This film fell weeks behind schedule due to bad weather. When they could not film, director Sam Peckinpah and his cast and crew would drink. When the film did wrap production, the bar bill came to over $70,000.
Several crew members were fired from this film. It was the job of one crew member to have bus tickets back to Los Angeles for a fired crew member. If someone lost their job, Sam Peckinpah would ask, "Do you have a bus ticket for them?"
The chaotic filming wrapped 19 days over schedule and $3 million over budget, terminating Sam Peckinpahs tenure with Warner Bros.-Seven Arts. In retrospect, it was a damaging career move. The critical and box office hits Deliverance (1972) and Jeremiah Johnson (1972) were in development at the time and Peckinpah was considered the first choice to direct them. His alienation of Warner Brothers left him with a limited number of directing jobs. Peckinpah was forced to do a 180-degree turn from this film and travelled to England to direct Straw Dogs (1971), one of his darkest and most psychologically disturbing films.
Stella Stevens was always Sam Peckinpah's first choice for the role of Hildy. When Stevens doubted that she was right for the part, but Peckinpah reassured her. Stevens and the producers clashed over money and billing, executive producer Phil Feldman looked at Joanne Woodward as a possible replacement. She wanted too much money, so Stevens got the part.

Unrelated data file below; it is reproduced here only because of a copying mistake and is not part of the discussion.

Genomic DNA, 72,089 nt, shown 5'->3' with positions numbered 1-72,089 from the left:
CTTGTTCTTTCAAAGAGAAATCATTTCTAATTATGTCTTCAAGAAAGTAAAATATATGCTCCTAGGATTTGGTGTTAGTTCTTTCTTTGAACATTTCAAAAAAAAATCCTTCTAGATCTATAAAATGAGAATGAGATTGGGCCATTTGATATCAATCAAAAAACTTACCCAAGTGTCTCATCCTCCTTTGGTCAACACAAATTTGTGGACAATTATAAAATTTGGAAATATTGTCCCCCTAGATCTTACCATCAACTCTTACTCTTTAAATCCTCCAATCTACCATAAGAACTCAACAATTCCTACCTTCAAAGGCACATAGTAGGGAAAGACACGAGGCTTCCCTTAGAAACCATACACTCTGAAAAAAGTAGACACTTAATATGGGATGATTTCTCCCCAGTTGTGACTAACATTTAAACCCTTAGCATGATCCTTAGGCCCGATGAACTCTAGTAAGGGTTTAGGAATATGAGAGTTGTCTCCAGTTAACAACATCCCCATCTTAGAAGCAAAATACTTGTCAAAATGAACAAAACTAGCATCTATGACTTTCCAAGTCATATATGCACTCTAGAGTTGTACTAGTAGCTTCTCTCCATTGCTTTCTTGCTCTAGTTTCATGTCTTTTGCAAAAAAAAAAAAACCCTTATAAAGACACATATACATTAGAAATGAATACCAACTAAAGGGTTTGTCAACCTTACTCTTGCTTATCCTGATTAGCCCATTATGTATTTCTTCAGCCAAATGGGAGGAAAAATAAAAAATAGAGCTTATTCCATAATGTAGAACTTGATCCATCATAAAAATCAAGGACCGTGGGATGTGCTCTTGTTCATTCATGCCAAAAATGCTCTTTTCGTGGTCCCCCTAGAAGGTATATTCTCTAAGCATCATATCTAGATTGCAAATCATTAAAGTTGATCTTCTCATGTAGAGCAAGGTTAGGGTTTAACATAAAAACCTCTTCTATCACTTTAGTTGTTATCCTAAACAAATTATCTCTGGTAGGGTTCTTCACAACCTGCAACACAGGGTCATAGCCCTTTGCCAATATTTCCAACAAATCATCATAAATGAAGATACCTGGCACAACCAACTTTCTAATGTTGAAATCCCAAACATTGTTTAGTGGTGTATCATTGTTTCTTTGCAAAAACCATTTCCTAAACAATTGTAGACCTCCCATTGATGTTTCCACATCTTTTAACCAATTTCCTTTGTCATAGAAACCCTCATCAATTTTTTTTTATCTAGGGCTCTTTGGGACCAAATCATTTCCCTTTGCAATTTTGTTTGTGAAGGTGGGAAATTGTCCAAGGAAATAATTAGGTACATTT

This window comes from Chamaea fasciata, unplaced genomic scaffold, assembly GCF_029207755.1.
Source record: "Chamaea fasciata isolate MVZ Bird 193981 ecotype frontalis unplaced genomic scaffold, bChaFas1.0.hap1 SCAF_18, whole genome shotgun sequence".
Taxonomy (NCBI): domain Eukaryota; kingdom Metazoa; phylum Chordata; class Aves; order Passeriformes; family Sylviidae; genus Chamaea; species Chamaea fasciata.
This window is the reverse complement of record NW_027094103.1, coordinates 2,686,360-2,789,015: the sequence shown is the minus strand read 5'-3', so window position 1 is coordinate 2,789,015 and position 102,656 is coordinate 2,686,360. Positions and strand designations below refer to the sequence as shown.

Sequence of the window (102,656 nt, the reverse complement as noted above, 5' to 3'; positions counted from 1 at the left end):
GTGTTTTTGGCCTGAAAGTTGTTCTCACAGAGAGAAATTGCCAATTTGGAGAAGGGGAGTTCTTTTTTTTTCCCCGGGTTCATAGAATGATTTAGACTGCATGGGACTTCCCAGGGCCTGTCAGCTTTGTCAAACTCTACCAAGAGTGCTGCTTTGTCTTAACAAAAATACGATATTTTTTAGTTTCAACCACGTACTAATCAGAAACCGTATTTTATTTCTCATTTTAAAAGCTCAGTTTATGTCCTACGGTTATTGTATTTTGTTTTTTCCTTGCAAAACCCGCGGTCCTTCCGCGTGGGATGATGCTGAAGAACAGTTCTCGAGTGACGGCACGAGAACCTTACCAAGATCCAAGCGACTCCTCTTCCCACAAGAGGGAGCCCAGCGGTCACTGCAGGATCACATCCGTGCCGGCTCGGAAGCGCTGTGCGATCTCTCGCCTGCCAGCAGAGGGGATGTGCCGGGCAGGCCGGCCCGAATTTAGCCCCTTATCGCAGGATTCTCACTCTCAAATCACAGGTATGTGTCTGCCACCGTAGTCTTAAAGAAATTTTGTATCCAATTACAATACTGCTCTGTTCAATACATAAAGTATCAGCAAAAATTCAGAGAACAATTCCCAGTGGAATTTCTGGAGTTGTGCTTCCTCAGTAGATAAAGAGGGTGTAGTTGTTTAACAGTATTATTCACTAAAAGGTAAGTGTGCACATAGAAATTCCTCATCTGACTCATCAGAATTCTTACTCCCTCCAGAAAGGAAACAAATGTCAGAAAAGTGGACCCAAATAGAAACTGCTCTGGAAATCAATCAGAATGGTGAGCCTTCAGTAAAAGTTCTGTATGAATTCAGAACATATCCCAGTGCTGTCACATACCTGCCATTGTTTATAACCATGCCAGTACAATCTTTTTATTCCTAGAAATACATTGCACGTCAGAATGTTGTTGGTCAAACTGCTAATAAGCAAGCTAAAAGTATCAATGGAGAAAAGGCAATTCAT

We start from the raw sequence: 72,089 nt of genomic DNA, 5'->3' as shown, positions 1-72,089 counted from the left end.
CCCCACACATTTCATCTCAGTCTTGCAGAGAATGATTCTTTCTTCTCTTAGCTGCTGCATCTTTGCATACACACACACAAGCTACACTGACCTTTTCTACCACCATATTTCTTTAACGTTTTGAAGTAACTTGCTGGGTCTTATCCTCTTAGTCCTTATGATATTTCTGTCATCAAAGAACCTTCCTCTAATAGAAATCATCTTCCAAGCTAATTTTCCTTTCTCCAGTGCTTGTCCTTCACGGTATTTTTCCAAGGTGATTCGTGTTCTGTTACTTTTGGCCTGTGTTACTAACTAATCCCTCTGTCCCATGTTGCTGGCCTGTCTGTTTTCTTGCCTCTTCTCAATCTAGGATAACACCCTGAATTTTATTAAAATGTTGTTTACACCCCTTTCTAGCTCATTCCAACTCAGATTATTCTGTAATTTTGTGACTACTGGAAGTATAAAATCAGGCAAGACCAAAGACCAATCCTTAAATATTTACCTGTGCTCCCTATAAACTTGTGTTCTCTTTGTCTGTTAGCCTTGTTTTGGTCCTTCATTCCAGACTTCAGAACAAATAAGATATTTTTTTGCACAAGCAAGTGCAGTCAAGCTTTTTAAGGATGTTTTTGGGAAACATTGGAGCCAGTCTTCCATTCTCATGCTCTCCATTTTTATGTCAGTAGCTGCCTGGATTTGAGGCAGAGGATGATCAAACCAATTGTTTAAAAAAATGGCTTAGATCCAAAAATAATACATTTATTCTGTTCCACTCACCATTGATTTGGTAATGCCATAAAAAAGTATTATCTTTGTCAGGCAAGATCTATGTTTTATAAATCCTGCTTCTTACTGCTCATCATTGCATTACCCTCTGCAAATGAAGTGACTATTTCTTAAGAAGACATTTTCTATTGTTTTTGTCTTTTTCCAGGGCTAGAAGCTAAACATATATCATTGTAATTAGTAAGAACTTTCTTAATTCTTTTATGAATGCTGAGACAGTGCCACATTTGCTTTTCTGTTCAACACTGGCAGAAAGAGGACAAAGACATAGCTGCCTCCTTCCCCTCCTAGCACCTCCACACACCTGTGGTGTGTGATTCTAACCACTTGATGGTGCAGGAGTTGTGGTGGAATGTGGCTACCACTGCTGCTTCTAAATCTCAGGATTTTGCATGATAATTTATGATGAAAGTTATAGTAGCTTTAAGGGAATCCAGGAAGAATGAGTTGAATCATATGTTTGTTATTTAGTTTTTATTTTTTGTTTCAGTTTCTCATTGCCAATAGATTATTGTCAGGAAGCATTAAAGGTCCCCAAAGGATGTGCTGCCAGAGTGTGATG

According to David Weddle, author of "If They Move, Kill 'Em: The Life And Times Of Sam Peckinpah", in August 1969 Warner Brothers showed its distributors a two and a half hour rough cut of the film without the knowledge of either Peckinpah or producer Phil Feldman. The director had urged the studio to hold off on their judgment (which was generally negative towards this rough cut) until he could cut another half hour from it. The studio allowed him to do so, but much more out of apathy than for any respect for his talent. Despite positive audience reactions of seventy percent at its previews in January and February 1970, the film was dumped onto the market in the spring with hardly any promotion behind it. According to Stella Stevens, "Warner Brothers didn't release it, they flushed it."